As my appointment was winding down, Dr. Shoja started speaking. She opened with, “Going forward…,” and as she continued to talk, I sensed she was going to offer me ongoing support and I lost it. I started weeping and trembling, overwhelmed by my good fortune to know her and to have the opportunity to resume therapy with her. I felt prodigious relief and joy.
She is an ideal therapist; she’s a wonderful human being. She’s welcoming, warm, highly attentive and she remembers everything; she oozes sympathetic understanding. I am so, so fortunate to have her assistance. I absolutely adore her, and I’m thrilled to be back in her care.
At her suggestion, I went to the local dispensary to get some CBD oil to try in the evenings to diminish dreaming; my dreams are driven by anxiety and often have me waking emotionally spent. Well…that was a mistake. I won’t be using CBD oil before bed again.
Last night I had the worst nightmare of my life. As I’ve heard is always the case, I awoke just as I was about to be crushed by massive churning machinery. And I awoke rife with hives. I had to slather myself in Cortisone cream to stop the incessant itching.
One informative outcome of my session with her yesterday was to learn that this incredible warmth I’ve been feeling that has me spending this winter coatless whenever it’s not raining, is due to my anxiety. I had no idea that it was anxiety heating me up.
Well…enough of that.
Today, I make bread and await news of whether or not a Vancouver television station contacts me for an interview about Biden, a stutterer, being president. And, of course, Her Highness and I will enjoy our outdoor time. It hasn’t rained for just over a week, so the trails are lovely and dry.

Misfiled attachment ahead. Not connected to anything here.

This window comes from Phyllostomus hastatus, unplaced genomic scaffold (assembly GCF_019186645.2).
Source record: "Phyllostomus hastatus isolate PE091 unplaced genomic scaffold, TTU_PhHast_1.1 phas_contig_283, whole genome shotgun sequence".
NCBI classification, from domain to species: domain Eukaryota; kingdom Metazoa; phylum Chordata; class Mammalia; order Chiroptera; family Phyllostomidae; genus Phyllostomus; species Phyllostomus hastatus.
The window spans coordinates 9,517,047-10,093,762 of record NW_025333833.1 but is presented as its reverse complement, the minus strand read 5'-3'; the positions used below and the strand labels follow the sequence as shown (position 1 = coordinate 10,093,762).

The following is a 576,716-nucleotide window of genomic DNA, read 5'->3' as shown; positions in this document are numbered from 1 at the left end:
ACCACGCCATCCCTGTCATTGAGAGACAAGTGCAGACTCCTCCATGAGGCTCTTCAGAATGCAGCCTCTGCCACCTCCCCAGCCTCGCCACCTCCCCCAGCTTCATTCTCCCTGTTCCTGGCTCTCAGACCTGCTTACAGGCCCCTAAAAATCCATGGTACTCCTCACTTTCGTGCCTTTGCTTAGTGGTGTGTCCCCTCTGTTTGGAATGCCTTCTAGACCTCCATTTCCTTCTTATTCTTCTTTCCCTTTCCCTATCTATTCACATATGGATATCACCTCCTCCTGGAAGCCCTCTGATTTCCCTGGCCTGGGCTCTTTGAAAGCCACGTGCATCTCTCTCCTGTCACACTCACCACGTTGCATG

It’s predicted to rain today, be sunny again until Saturday and then there’s a chance we’ll have snow on Sunday and Monday. I hope we don’t!
All time not spent walking and baking will be spent in the latest book I’m reading—like The Nightingale, Beneath a Scarlet Sky, by Mark Sullivan, is another book about wartime resistance heroes. War is a subject I’ve no interest in; it’s too sad. But I’m captivated by these stories wherein war is the backdrop and in the foreground are stories of human magnificence.
Under a Scarlet Sky is about a real person whom Sullivan was able to interview extensively, and he visited all the major sites of the story, making his novel richly visual. I’m in awe of the protagonist, Peno Lella.
Thank God for awesome books! I’m bored, bored, bored with television and movies—well, except for All Creatures Great & Small.